frayadjacent: Hermoine (circa movie 3) looking pointedly thoughtful (HP: Hermione thinking)
[personal profile] frayadjacent
Following [personal profile] coffeeandink's format

What I recently finished

I finally finished the Harry Potter and the Goblet of Fire audiobook, read by Stephen Fry. Looking through my previous posts, it looks like I started it 1.5-2 months ago. I kept getting stuck, what with Ron and the Triwizard Tournament and S.P.E.W. and the dread of Cedric Diggory's impending death. That one is still the hardest for me, even though he isn't my favorite character to die. I think it's because a lot of the deaths in book 7 are glossed over. And even though Dumbledore's death is awful, he still got to live a long life and die more or less on his terms. The death of a kind young man with his whole life ahead of him, and which is given a lot of build-up and narrative attention, is much harder.

A few weeks ago [personal profile] umadoshi posted a link to an essay called The Harry Potter series is actually one long story about PTSD. Now, I haven't read it, mostly because I'm finding there's a lot I don't remember about the series and I want to rediscover those things as I listen, rather than through analysis, fanworks, etc. (I am such a spoiler phobe. Sometimes I even do this if I'm rewatching Buffy, despite having watched and vidded and discussed the show over and over. Just in case! You never know when you'll be delighted to rediscover something you'd forgotten. Or something.) Anyway, despite having not yet read the argument I imagine that I'd largely agree with it. And that is related to why I adore -- or at least previously adored -- book 5, because of the way it deals with Cedric's death and all the other trauma Harry has undergone. More on that in the next section.

Shadow Gate, by Kate Elliott. This series continues to hold my interest, and Shadow Gate was a lot more compelling than Spirit Gate. It introduced a lot more POV characters, including several women. One of my least favorite characters underwent a transformation that was hard to read at times but incredibly well-written, and thus was propelled to a favorite (along with all of the POV women).

(CN: discussion of fictional sexual violence in this paragraph) There is a lot of sexual violence in these stories. I am not used to it. I think I can handle it better than I would have thought because it is a) generally not explicit, though there have been moments where small details were enough to be a little sickening. b) the surviovor's POV is prominent, and there has not been any sexual violence directly from the POV of the perpetrator, which is something I seriously can't handle. c) It presents sexual violence as a product of power relations, not sexual desire. d) It presents sexual violence as survivable. I keep recalling that, in Spirit Gate, one of the characters says to another that a woman can survive rape and go on to great power and accomplishments. And one of the characters who was indirectly referenced in that moment has done just that. Not in a "rape drove me to a vengeful rampage" -- which I actually thought it was going to do, briefly, but simply that this was one (significant) element of the character's life. It didn't define her, and it didn't ruin her.

What I'm reading now

Harry Potter and the Order of the Phoenix, audiobook read by Stephen Fry. As I mentioned, this used to be my favorite HP. I've learned in the last few years that it is many people's least favorite, and I think I read somewhere that even J.K. Rowling says she rushed it and it could have used another round of editing. I recall liking this book because it feels like the first book to take Harry's trauma seriously. I am not one to revel in the anger of a teenage boy, but at the same time I hate when people dismiss Harry's anger as just that. It is the anger of someone who's been through some serious trauma. Like Buffy Season 6, I like that, when Rowling decided to make the story more exciting by having worse things happen, she also followed though on the emotional consequences for the characters. (Or at least for Harry.)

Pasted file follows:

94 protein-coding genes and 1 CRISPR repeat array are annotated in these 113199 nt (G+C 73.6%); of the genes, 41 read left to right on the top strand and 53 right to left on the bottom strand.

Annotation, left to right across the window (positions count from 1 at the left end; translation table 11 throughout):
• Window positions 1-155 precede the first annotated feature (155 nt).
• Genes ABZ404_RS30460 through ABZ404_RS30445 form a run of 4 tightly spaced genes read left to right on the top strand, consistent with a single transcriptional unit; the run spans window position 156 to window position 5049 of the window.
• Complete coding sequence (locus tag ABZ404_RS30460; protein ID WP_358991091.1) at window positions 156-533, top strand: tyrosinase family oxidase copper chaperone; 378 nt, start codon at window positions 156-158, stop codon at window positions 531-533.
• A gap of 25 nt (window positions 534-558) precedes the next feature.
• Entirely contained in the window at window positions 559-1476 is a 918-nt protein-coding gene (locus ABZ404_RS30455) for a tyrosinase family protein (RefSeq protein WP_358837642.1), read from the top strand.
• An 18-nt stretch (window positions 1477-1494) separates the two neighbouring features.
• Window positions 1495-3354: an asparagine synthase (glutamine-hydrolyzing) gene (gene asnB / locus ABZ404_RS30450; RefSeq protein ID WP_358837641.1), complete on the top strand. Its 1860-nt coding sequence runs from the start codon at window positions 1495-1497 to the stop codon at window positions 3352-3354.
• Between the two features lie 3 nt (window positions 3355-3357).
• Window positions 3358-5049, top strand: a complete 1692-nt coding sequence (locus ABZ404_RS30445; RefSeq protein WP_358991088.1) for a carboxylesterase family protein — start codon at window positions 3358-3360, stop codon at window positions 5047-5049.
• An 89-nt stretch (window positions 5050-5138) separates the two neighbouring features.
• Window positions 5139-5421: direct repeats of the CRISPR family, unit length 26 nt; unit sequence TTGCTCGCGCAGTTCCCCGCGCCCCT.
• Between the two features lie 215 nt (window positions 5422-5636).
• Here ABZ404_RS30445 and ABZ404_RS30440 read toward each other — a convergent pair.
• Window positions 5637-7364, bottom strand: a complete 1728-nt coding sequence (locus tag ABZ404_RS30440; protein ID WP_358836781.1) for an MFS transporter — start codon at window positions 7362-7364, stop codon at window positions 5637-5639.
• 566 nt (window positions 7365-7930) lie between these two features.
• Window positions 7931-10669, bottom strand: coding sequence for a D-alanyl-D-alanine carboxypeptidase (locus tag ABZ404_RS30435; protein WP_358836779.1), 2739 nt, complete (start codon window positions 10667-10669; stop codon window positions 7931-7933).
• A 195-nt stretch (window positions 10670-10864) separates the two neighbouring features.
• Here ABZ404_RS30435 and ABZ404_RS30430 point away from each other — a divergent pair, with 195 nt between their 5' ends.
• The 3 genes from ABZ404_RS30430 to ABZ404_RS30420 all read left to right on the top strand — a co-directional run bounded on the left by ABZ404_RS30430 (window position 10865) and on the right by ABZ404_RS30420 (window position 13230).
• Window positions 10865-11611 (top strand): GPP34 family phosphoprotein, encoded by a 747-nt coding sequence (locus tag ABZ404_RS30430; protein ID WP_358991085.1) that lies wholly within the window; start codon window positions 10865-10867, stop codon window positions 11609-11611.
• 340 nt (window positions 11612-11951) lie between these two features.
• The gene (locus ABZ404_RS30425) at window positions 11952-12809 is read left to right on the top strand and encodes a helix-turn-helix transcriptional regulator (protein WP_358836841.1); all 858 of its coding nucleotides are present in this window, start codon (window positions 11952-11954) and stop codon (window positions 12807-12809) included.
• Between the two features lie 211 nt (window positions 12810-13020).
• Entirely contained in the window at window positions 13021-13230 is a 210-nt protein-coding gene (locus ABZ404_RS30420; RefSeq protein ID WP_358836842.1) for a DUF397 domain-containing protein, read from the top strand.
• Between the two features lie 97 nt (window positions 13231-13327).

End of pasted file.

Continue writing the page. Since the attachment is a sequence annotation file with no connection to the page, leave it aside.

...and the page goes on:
That's not the only reason I loved this book though. It also finally gave some time and attention to Neville. I loved the way it subverted the idea of Harry as a Chosen One, through Neville's story. It introduces Luna! We get Dumbledore's Army! Etc.

Also, all sorts of things are happening that I thought were in later books: Harry discovering that Mrs. Figg is a member of the magical community, the introduction of Tonks (one of my faves!), and Harry's occlumency lessons with Snape (and what he learns about his father from that).

Traitors' Gate, by Kate Elliott. OMG, I've realised now that the Crossroads series and Black Wolves are much more closely linked than I'd previously thought. Knowing, in broad strokes, how things will end, has got me *dying* to see how they get there. I'm reading this as fast as I can, given that I don't have a ton of free time right now.

Free book-shaped space


I will probably read N.K. Jemisin's The Fifth Season next. I want to read as many likely Hugo nominees as possible because I finally signed up this year. That means I also plan to read Uprooted, even though a few of the things I heard about it turned me off it.

Speaking of Hugos, I got an email saying that I needed to enter my PIN in order to nominate, and that if I had signed up for electronic communication I'd have an email with my PIN. Well, apparently I didn't sign up for electronic communication, because I have no such email, and there is no other information about how to get the PIN. Assuming this PIN thing also applies to voting, I need to figure this out before...whenever it is that voting happens. Maybe they sent me a letter? I've been so disorganized lately, I could have missed it or forgotten it.

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